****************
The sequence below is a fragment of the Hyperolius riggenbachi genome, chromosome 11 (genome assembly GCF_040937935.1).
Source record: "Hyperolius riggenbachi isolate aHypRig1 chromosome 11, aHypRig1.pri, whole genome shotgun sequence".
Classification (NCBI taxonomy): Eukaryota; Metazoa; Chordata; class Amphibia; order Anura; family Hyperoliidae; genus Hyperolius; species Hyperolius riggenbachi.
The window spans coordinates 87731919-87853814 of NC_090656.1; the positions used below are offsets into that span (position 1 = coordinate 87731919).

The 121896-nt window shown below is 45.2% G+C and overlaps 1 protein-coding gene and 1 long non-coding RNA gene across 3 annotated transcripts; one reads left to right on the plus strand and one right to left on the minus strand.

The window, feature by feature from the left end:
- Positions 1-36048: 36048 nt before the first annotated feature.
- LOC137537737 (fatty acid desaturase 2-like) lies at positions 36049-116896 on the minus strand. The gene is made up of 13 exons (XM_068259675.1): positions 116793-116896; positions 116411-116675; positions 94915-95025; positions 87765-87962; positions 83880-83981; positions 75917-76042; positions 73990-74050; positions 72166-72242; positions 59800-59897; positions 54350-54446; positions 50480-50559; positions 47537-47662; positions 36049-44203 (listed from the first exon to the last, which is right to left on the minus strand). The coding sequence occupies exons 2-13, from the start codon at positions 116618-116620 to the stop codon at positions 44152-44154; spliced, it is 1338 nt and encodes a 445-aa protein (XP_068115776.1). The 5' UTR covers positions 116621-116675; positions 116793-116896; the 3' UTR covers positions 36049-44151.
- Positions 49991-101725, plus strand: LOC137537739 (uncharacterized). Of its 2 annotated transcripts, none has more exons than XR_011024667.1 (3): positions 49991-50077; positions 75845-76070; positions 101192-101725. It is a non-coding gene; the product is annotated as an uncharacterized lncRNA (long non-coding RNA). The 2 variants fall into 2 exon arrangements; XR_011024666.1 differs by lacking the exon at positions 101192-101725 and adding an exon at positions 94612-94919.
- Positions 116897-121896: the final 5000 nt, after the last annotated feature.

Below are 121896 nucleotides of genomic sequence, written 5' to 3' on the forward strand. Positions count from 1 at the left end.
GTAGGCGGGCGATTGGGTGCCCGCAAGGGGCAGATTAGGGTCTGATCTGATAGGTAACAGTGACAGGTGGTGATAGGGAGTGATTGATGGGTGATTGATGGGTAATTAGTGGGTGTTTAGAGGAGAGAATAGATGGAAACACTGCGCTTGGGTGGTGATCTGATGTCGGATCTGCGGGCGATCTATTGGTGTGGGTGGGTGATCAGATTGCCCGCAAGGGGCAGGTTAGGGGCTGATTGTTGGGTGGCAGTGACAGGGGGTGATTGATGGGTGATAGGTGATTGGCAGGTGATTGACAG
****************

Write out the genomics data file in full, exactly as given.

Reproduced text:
The sequence below is a fragment of the Hyperolius riggenbachi genome, chromosome 11 (genome assembly GCF_040937935.1).
Source record: "Hyperolius riggenbachi isolate aHypRig1 chromosome 11, aHypRig1.pri, whole genome shotgun sequence".
Classification (NCBI taxonomy): Eukaryota; Metazoa; Chordata; class Amphibia; order Anura; family Hyperoliidae; genus Hyperolius; species Hyperolius riggenbachi.
The window spans coordinates 87731919-87853814 of NC_090656.1; the positions used below are offsets into that span (position 1 = coordinate 87731919).

The 121896-nt window shown below is 45.2% G+C and overlaps 1 protein-coding gene and 1 long non-coding RNA gene across 3 annotated transcripts; one reads left to right on the plus strand and one right to left on the minus strand.

The window, feature by feature from the left end:
- Positions 1-36048: 36048 nt before the first annotated feature.
- LOC137537737 (fatty acid desaturase 2-like) lies at positions 36049-116896 on the minus strand. The gene is made up of 13 exons (XM_068259675.1): positions 116793-116896; positions 116411-116675; positions 94915-95025; positions 87765-87962; positions 83880-83981; positions 75917-76042; positions 73990-74050; positions 72166-72242; positions 59800-59897; positions 54350-54446; positions 50480-50559; positions 47537-47662; positions 36049-44203 (listed from the first exon to the last, which is right to left on the minus strand). The coding sequence occupies exons 2-13, from the start codon at positions 116618-116620 to the stop codon at positions 44152-44154; spliced, it is 1338 nt and encodes a 445-aa protein (XP_068115776.1). The 5' UTR covers positions 116621-116675; positions 116793-116896; the 3' UTR covers positions 36049-44151.
- Positions 49991-101725, plus strand: LOC137537739 (uncharacterized). Of its 2 annotated transcripts, none has more exons than XR_011024667.1 (3): positions 49991-50077; positions 75845-76070; positions 101192-101725. It is a non-coding gene; the product is annotated as an uncharacterized lncRNA (long non-coding RNA). The 2 variants fall into 2 exon arrangements; XR_011024666.1 differs by lacking the exon at positions 101192-101725 and adding an exon at positions 94612-94919.
- Positions 116897-121896: the final 5000 nt, after the last annotated feature.

Below are 121896 nucleotides of genomic sequence, written 5' to 3' on the forward strand. Positions count from 1 at the left end.
GTAGGCGGGCGATTGGGTGCCCGCAAGGGGCAGATTAGGGTCTGATCTGATAGGTAACAGTGACAGGTGGTGATAGGGAGTGATTGATGGGTGATTGATGGGTAATTAGTGGGTGTTTAGAGGAGAGAATAGATGGAAACACTGCGCTTGGGTGGTGATCTGATGTCGGATCTGCGGGCGATCTATTGGTGTGGGTGGGTGATCAGATTGCCCGCAAGGGGCAGGTTAGGGGCTGATTGTTGGGTGGCAGTGACAGGGGGTGATTGATGGGTGATAGGTGATTGGCAGGTGATTGACAG